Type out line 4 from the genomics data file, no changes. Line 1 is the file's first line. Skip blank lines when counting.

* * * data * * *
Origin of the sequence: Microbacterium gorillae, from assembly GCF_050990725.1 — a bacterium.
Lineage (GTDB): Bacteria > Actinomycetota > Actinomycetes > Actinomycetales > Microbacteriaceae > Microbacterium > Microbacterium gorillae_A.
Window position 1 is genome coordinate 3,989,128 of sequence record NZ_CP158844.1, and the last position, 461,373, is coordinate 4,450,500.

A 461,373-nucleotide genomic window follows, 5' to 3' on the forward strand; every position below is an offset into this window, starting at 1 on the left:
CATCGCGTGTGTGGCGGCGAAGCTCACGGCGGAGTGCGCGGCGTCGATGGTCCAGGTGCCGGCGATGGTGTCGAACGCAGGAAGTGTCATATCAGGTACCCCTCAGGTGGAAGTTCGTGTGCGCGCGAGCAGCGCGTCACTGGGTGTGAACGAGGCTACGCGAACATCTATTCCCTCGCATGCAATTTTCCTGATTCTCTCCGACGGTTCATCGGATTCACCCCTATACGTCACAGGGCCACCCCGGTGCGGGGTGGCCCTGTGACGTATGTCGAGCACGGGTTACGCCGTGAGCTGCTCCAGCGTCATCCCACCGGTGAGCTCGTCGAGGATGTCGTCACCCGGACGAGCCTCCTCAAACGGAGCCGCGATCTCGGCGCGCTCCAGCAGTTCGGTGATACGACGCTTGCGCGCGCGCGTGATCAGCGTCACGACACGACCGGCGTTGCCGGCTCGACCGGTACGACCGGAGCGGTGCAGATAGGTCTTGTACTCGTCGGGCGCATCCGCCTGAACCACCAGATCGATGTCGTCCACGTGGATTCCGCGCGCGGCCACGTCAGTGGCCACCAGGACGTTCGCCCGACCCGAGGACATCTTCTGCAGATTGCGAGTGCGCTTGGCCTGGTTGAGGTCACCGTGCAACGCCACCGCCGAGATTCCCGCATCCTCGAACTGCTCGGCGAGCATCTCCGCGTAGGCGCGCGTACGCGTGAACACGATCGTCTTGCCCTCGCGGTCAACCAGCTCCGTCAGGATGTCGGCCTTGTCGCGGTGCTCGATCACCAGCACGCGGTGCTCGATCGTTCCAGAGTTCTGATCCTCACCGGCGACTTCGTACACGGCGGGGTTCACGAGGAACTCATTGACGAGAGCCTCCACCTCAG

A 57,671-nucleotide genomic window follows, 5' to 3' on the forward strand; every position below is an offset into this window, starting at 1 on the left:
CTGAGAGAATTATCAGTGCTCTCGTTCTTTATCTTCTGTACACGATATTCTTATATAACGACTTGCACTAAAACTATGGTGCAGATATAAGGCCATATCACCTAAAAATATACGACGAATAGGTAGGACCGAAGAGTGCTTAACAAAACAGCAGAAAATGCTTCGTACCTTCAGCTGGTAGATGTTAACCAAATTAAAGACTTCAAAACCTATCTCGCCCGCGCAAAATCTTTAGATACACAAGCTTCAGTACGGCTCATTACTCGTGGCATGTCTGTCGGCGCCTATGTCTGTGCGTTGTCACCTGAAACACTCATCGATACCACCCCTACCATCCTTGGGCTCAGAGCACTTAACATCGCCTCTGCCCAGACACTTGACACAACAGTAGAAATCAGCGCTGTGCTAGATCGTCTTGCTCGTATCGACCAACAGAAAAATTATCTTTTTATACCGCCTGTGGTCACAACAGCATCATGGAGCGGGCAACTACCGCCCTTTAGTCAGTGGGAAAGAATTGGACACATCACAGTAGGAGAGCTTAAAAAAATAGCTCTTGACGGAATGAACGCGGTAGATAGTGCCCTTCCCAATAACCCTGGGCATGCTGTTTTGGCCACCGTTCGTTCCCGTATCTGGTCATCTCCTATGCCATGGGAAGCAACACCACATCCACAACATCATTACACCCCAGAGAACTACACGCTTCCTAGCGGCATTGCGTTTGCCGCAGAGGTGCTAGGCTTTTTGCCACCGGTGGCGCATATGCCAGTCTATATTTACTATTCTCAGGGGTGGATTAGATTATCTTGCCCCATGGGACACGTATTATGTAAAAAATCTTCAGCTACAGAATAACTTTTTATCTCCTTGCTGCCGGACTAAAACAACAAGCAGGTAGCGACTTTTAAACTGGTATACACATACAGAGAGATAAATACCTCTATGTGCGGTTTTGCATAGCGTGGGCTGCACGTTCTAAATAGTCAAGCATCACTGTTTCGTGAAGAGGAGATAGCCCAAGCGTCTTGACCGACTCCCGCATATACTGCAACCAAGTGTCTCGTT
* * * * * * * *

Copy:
A 461,373-nucleotide genomic window follows, 5' to 3' on the forward strand; every position below is an offset into this window, starting at 1 on the left: